The data-adaptively bandpass-filtered time series associated with the oscillatory modes are called reconstructed components (RCs), which we use to define the oscillation's phase categories (Keppenne and Ghil 1993; Plaut and Vautard 1994). Similarly to the regime compositing described above, we also performed a composite analysis keyed to a given phase of a low-frequency oscillation to describe the anomalies in physical space associated with that phase (Ghil and Mo 1991; Plaut and Vautard 1994).

The statistical significance of any composite quantity can be estimated using a nonparametric Monte Carlo method (Dole and Gordon 1983; Vautard et al. 1990; Plaut and Vautard 1994). To do so, one gathers into time segments the consecutive days belonging to a given oscillation phase or a given regime, including a “null regime,” defined as all data points that do not belong to any of the regimes identified. These segments are randomly shuffled 100 times, thus providing 100 independent realizations with the same length as the original time series. Each quantity estimated for a given composite, whether keyed to a given regime or to an oscillation's given phase category, can also be computed using the 100 shuffled sets of category numbers. The 95% confidence interval, for example, is then bounded by the 2.5th and 97.5th percentiles of the random values so computed, sorted in ascending order.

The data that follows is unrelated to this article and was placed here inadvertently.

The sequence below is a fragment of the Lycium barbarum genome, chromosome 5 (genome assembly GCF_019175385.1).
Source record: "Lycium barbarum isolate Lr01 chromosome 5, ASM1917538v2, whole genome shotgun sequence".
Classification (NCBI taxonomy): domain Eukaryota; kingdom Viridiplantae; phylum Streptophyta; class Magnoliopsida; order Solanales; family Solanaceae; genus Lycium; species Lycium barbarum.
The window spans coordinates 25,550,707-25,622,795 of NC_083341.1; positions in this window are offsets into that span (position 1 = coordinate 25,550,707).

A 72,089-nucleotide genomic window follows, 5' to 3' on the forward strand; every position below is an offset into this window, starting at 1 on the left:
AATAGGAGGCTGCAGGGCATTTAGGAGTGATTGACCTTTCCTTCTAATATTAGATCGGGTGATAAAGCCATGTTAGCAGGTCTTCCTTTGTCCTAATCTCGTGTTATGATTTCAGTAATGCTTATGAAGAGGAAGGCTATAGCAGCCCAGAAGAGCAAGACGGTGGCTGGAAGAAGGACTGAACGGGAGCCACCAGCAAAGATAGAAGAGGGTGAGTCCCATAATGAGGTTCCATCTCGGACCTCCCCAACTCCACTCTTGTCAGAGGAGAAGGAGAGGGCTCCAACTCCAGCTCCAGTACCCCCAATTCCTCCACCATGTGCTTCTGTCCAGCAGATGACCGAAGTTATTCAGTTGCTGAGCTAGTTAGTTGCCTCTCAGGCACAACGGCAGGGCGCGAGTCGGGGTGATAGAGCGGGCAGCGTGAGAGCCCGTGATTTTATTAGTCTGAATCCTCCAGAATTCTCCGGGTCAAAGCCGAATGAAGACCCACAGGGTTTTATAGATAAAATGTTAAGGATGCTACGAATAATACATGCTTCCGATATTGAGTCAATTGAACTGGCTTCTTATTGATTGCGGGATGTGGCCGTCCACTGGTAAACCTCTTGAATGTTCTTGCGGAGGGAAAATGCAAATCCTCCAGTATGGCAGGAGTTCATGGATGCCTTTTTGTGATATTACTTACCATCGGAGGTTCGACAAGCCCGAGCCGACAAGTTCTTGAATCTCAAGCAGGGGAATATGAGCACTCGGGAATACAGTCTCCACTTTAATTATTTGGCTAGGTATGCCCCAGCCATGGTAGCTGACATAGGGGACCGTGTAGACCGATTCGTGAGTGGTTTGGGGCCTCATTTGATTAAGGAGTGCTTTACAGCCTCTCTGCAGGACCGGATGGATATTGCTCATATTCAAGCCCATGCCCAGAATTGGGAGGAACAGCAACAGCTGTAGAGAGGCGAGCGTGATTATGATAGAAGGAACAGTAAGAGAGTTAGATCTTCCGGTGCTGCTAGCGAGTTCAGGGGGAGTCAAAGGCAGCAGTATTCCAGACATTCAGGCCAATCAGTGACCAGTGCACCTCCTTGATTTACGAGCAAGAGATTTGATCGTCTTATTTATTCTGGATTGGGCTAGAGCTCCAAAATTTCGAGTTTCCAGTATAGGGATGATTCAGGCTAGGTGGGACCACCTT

The procedure for constructing the reduced model has been described in detail by Kravtsov et al. (2005b) and is reviewed here briefly in the appendix. The model has, in general, I variables at the first level and N levels; see Eq. (A1). We chose the number I of state vector components (EOFs) to achieve maximal correspondence between the behavior of the reduced model and full QG3 model in terms of their PDF structure and the periods, as well as spatial patterns, of low-frequency oscillations in each model. The reduced model with I = 15 variables and quadratic nonlinearities at the first level produced optimal results, while the number of levels is N = 3, and it is given by the requirement that the additive noise be truly white at the last level; see Kravtsov et al. (2005b). The total number of variables in the inverse model is thus I × N = 15 × 3 = 45, two orders of magnitude less than that in the full QG3 model.